ACLU Settlement Victory Ends Homeless "Street Sweep" Law

Affiliate: ACLU of Ohio
February 2, 2000 12:00 am

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CLEVELAND, OH — The American Civil Liberties Union of Ohio today announced the successful resolution of its lawsuit against the City of Cleveland aimed at stopping the police from sweeping homeless people from downtown sidewalks.

The ACLU represented four homeless men who had been targeted by Cleveland Police under the policy.

The settlement, reached late this afternoon, prohibits Cleveland Police from arresting, or threatening with arrest, homeless persons for innocent conduct, such as sitting, eating, sleeping or otherwise innocently being on public property, including city sidewalks. Unlike the Temporary Restraining Order obtained by the ACLU on December 23rd, the judgment entered today is final, permanent, and applies everywhere in the city.

“This is an unqualified victory for the homeless and for the ACLU,” said ACLU Legal Director Raymond Vasvari. “We went to court to stop a policy whereby police used the threat of arrest to sweep innocent and peaceful homeless people off the streets and out of public consciousness. In December, we succeeded in putting a temporary halt to that policy. Today, it stops for good.”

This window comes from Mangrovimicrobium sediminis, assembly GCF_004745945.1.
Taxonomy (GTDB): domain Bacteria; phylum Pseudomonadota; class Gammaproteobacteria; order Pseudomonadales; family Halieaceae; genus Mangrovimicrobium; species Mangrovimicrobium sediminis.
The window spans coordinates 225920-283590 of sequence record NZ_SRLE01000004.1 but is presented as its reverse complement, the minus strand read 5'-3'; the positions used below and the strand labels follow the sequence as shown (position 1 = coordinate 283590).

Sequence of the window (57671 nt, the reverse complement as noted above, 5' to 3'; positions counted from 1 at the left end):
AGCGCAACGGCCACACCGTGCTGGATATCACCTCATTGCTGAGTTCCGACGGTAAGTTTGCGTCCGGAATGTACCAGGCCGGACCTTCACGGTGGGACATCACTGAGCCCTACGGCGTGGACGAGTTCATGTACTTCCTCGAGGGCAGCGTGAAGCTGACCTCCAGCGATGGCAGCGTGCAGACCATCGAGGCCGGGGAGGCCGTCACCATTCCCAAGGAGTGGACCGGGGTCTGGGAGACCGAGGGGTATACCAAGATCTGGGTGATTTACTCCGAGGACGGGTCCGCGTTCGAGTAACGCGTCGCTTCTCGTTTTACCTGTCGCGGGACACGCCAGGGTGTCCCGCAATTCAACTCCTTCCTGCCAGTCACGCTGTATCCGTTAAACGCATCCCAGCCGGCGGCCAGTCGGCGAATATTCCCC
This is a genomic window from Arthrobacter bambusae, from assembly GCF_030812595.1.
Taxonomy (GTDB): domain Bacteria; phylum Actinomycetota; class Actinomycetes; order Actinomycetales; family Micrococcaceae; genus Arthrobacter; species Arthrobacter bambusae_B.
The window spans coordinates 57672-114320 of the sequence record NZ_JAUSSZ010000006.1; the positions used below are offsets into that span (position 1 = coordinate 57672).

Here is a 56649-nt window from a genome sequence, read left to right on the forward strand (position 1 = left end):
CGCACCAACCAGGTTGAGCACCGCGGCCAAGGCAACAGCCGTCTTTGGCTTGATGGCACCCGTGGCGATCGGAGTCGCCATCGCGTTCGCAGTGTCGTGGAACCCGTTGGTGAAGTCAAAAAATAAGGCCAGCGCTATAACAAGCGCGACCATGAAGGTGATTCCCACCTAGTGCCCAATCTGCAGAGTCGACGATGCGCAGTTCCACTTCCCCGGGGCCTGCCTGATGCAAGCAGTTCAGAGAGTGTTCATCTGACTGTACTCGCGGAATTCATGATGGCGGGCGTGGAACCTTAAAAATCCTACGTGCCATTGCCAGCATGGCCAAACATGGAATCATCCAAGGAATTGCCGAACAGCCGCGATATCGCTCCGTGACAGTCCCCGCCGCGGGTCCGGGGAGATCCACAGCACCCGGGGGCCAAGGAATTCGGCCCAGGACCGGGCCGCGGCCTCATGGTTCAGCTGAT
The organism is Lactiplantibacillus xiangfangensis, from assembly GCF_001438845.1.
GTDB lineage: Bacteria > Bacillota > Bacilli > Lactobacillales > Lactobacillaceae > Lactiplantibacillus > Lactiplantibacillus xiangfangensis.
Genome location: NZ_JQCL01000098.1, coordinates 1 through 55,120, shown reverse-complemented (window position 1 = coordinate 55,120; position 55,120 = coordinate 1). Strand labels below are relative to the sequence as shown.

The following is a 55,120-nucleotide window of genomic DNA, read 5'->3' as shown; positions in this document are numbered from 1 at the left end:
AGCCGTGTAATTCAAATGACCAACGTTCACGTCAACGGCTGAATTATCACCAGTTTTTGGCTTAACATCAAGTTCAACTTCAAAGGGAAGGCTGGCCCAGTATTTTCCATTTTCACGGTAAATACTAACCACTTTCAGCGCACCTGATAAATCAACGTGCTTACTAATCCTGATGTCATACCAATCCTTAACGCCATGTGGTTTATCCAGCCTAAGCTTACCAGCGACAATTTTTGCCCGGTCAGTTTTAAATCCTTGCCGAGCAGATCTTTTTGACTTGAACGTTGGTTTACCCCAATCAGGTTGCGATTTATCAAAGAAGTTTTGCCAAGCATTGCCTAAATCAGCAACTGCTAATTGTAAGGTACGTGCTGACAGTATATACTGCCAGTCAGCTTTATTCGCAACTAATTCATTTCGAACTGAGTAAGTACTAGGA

Associate Legal Director Gino Scarselli noted that the case sends an important message nationwide. “This case should serve as a warning to other cities that unconstitutional sweeps against the homeless will be challenged. The homeless may not have any special constitutional rights, but they certainly have no fewer rights than the rest of us.”

Scarselli was lead counsel on the case. The ACLU legal staff was ably supported by volunteer attorneys Victor Mezacapa and Michael Meehan.

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